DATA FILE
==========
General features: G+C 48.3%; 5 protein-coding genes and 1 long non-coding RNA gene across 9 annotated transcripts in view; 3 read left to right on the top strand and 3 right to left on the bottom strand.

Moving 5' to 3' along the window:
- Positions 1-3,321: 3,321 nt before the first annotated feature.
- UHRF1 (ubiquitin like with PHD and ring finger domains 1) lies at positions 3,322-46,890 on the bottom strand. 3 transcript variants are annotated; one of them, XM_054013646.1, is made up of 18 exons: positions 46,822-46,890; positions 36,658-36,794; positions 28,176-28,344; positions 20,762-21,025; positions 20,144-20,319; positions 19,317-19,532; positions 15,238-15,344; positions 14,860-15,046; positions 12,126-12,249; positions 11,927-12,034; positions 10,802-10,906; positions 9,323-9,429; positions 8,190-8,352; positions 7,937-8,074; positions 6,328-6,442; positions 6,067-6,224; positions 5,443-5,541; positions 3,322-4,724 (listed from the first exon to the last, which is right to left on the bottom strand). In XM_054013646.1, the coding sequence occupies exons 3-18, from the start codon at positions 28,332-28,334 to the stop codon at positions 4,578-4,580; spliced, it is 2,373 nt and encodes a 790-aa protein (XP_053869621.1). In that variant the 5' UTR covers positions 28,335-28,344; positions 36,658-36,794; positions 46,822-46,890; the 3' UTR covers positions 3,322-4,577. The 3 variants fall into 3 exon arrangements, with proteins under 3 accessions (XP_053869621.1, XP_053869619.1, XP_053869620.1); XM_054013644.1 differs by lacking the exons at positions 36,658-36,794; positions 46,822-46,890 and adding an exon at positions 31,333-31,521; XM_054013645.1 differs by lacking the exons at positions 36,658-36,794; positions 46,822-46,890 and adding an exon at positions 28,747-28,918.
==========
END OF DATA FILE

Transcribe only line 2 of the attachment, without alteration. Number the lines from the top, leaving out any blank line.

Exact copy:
Moving 5' to 3' along the window: